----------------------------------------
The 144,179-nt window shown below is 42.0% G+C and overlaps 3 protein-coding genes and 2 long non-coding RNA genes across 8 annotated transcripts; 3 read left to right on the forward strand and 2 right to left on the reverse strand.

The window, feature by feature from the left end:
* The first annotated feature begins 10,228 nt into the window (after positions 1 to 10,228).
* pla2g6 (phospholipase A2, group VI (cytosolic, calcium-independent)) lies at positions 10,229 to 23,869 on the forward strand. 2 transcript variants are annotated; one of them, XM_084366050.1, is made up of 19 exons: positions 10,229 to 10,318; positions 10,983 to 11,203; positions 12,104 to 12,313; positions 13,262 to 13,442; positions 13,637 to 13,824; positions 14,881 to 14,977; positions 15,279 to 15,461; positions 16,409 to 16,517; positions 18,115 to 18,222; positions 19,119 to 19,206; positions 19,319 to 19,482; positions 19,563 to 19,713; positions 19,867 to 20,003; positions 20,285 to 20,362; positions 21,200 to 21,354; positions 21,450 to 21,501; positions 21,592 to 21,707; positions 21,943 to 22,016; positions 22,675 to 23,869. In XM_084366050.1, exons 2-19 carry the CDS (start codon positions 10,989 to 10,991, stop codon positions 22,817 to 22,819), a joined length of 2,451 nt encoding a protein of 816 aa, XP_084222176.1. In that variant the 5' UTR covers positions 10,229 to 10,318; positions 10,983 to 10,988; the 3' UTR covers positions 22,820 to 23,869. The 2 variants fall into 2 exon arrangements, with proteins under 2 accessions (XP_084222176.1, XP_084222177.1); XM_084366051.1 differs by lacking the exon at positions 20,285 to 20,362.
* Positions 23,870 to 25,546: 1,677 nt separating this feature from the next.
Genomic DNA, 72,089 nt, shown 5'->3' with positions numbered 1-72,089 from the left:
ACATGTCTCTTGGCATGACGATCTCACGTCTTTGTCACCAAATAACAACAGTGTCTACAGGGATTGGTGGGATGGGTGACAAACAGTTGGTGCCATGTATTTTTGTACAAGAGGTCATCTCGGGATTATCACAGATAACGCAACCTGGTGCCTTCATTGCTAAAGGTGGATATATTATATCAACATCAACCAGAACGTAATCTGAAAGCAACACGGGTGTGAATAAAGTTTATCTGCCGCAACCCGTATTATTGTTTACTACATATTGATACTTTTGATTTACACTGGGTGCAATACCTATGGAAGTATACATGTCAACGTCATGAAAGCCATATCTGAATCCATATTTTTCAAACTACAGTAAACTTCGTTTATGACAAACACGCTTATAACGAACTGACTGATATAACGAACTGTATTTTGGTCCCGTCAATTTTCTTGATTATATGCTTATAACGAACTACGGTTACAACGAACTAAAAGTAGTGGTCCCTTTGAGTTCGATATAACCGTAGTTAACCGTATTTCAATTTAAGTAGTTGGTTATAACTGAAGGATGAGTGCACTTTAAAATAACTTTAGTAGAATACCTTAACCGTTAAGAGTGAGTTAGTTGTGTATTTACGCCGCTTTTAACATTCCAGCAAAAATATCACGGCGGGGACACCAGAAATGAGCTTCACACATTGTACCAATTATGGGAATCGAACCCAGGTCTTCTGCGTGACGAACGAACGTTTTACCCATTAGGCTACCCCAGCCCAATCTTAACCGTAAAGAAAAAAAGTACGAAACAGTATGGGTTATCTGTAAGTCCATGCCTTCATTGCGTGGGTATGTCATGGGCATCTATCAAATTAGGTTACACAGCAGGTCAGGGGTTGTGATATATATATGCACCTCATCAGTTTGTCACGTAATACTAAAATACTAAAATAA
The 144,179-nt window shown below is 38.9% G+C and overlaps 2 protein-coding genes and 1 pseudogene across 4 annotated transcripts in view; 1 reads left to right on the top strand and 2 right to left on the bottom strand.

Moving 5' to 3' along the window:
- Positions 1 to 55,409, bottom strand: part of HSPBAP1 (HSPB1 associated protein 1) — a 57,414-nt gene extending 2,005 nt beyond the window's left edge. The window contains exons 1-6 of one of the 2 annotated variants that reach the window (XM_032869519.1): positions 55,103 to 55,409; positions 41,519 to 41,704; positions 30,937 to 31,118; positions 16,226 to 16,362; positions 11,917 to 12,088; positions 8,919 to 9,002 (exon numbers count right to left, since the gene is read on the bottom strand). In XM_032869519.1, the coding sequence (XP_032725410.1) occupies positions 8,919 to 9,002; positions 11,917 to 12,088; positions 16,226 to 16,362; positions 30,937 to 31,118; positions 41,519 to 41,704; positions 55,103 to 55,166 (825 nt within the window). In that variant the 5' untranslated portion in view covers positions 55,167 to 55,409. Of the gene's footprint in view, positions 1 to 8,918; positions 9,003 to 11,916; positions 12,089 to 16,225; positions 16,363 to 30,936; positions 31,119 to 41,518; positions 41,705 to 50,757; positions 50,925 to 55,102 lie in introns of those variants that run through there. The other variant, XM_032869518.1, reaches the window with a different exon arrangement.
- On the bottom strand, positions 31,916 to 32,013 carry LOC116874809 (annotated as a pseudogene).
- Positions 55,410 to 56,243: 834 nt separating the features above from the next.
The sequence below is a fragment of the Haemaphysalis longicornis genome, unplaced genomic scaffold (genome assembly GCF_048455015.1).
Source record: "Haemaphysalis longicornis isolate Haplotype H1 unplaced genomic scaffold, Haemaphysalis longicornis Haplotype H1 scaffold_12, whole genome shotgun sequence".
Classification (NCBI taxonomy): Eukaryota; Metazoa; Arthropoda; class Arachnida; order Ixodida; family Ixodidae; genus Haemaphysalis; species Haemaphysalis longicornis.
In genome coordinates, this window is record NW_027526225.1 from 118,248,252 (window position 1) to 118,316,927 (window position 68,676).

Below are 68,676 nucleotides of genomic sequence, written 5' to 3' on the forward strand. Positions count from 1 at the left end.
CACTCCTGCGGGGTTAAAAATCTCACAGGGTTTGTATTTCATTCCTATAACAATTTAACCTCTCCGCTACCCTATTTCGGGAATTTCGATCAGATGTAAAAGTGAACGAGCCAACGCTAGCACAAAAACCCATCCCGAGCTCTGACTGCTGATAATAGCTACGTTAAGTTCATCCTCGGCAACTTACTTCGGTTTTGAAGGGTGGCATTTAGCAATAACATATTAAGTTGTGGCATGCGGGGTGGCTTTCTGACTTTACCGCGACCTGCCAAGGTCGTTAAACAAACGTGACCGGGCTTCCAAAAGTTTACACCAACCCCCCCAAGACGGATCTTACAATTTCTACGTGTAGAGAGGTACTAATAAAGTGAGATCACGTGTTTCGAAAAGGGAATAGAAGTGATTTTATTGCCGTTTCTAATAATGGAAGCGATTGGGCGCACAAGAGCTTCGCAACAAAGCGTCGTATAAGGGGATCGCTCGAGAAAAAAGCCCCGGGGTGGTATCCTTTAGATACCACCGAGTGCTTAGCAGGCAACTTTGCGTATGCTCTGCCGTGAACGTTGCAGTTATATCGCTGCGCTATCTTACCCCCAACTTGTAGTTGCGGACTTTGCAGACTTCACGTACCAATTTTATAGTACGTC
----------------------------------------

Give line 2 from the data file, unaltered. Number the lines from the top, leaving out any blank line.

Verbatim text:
The window, feature by feature from the left end: